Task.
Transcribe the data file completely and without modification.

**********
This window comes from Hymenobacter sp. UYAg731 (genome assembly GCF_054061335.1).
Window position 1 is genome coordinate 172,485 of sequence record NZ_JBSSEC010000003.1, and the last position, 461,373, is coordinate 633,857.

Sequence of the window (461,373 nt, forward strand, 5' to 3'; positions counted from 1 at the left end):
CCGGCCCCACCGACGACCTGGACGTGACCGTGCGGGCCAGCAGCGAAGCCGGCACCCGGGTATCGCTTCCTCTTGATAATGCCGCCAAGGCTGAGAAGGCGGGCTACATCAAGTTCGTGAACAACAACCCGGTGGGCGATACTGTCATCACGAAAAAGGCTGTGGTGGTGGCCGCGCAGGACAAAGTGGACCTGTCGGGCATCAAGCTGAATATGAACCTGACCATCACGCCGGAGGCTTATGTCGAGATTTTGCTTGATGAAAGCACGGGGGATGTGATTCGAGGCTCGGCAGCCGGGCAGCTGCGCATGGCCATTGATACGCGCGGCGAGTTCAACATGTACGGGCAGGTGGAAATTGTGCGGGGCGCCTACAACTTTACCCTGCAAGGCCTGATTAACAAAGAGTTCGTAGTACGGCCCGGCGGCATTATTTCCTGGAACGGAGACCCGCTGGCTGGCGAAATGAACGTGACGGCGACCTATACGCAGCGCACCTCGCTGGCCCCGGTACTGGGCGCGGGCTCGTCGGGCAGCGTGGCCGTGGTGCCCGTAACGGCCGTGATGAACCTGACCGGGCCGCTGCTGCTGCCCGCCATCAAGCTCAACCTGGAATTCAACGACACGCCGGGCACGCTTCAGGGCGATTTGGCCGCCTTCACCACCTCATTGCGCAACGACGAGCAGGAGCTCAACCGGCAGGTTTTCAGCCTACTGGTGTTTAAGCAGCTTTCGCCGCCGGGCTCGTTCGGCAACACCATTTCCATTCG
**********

This window comes from Hymenobacter sp. UYAg731 (genome assembly GCF_054061335.1).
Window position 1 is genome coordinate 172,485 of sequence record NZ_JBSSEC010000003.1, and the last position, 461,373, is coordinate 633,857.

Sequence of the window (461,373 nt, forward strand, 5' to 3'; positions counted from 1 at the left end):
CCGGCCCCACCGACGACCTGGACGTGACCGTGCGGGCCAGCAGCGAAGCCGGCACCCGGGTATCGCTTCCTCTTGATAATGCCGCCAAGGCTGAGAAGGCGGGCTACATCAAGTTCGTGAACAACAACCCGGTGGGCGATACTGTCATCACGAAAAAGGCTGTGGTGGTGGCCGCGCAGGACAAAGTGGACCTGTCGGGCATCAAGCTGAATATGAACCTGACCATCACGCCGGAGGCTTATGTCGAGATTTTGCTTGATGAAAGCACGGGGGATGTGATTCGAGGCTCGGCAGCCGGGCAGCTGCGCATGGCCATTGATACGCGCGGCGAGTTCAACATGTACGGGCAGGTGGAAATTGTGCGGGGCGCCTACAACTTTACCCTGCAAGGCCTGATTAACAAAGAGTTCGTAGTACGGCCCGGCGGCATTATTTCCTGGAACGGAGACCCGCTGGCTGGCGAAATGAACGTGACGGCGACCTATACGCAGCGCACCTCGCTGGCCCCGGTACTGGGCGCGGGCTCGTCGGGCAGCGTGGCCGTGGTGCCCGTAACGGCCGTGATGAACCTGACCGGGCCGCTGCTGCTGCCCGCCATCAAGCTCAACCTGGAATTCAACGACACGCCGGGCACGCTTCAGGGCGATTTGGCCGCCTTCACCACCTCATTGCGCAACGACGAGCAGGAGCTCAACCGGCAGGTTTTCAGCCTACTGGTGTTTAAGCAGCTTTCGCCGCCGGGCTCGTTCGGCAACACCATTTCCATTCG